How To Use The Google Disavow Links Tool

| November 04, 2013

disavow-linksIn the past, webmasters pretty much had one solution for getting rid of spammy links pointing at their site.  Contact the owner of the website, ask that the link or links be taken down and pray they were nice about it (or responded at all).  That process remains the first and best course of action but Google has finally provided site owners with a tool as back if their outreach efforts fail.

The Disavow Tool was released offering website owners a way to disassociate themselves with links1 that they otherwise would have to live with.  It is a way for lawyers to tell Google that links they were unable to get taken down should not be counted in the factors that go into ranking their site in search.  Here is a how-to on using the Disavow Tool

Due Diligence

It should be noted that Google never meant for this to be a tool to make your life easier.  Rather, it is designed to be a final solution after all other avenues for removing links have been exhausted.  Before lawyers go submitting a document to Google telling them to ignore X, Y, and Z links, they will have to do some work first.

Finding Bad Links:  If you already know which domains are potentially harming your site, feel free to move on.  In order to do any outreach or submit a file to Google, lawyers need to know which links may be doing damage.  There are dozens of tools out there for analyzing links.  We are partial to Ahrefs and we recently submitted a guest post outlining how to find suspect links on your website2.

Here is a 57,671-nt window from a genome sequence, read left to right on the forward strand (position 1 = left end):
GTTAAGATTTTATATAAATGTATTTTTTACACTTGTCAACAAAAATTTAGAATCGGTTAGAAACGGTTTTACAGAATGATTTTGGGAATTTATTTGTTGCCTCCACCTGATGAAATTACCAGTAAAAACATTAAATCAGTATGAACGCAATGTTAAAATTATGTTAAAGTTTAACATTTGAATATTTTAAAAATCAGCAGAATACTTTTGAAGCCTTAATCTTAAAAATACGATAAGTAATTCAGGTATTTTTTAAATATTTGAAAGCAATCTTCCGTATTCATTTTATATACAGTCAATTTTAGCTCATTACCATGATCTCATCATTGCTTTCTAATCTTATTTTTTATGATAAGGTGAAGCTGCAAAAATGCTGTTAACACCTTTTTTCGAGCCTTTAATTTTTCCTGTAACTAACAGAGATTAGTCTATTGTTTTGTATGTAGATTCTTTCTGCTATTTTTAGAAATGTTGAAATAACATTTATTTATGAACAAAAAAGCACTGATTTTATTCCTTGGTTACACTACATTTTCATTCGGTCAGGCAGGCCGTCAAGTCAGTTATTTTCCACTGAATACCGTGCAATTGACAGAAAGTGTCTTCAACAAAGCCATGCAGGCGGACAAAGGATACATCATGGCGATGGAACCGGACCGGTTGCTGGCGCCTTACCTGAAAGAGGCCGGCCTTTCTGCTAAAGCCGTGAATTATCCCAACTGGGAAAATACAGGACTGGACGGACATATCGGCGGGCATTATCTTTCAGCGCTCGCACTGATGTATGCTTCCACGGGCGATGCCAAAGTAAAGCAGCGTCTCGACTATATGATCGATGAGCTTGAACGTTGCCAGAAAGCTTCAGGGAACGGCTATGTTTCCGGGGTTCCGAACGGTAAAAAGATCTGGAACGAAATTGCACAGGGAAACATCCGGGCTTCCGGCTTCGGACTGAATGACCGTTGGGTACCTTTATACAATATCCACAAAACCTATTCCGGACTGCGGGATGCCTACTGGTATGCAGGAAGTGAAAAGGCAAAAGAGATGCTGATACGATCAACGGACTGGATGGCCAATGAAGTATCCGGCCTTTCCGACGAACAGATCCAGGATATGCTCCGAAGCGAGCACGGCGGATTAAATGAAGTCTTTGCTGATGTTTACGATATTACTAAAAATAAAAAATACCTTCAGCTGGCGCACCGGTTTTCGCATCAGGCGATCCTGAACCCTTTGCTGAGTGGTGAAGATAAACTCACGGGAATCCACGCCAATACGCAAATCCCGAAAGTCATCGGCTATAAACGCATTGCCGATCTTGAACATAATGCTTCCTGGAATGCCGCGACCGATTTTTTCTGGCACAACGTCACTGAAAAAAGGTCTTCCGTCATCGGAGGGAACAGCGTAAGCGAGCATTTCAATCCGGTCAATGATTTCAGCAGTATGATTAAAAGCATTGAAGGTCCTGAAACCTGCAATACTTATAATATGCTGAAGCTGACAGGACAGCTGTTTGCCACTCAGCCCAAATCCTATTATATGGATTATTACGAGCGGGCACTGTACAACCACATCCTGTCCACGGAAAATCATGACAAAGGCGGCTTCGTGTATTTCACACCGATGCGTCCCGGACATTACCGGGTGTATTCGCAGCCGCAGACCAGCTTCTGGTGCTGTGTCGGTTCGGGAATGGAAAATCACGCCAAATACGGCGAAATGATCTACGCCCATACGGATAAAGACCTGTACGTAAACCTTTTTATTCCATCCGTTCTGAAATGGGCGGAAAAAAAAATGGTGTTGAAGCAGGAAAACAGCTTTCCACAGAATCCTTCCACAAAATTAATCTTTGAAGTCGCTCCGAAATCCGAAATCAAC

Outreach:  Once you have your list of spammy domains, you will need to contact the owners of those sites.  Craft an email explaining who you are, why you are contacting the offending site, and ask nicely for them to remove the link.  Use a whois lookup3 to find administrative contact information for a domain.  There is no rule on how many times you should email an administrative contact for a domain but we do it about 3-4 times before moving on.  Make sure you save all of these emails for later if you plan on doing a reconsideration request.  Google wants to see that you made a concerted effort to fix the issue yourself before coming to them.

Assuming you had no luck in getting third party sites to remove links or that there are still some left that you were unable to get removed, you can now begin the official process of having them disavowed.

Using the disavow tool is a two-step process:

1. You will have to download your links using either a third-party tool or Google Webmaster tools. You can download most of your links from Webmaster Tools and save them to a .CSV file. Go through your links and manually look at the ones you think are harming your site.

2. From this file, you will then create a text file containing all of the domains/pages that you want to disavow. You will insert one URL per line. If you want to disavow all links from a specific domain you only need to include the root domain ( and not all individual pages.  Instead of doing all of this manually, there is a really great tool from Marty Rodgers4 that generates a disavow file for you.

Once you are finished, you will upload your file using the disavow tool.


Remember that Google does not like when people use the tool frivolously. It is not designed as a reset button or a quick fix. In fact, it can take months before you see any effect on your site from using the tool. Matt Cutts, head of Google Web Spam talks about this in the video below.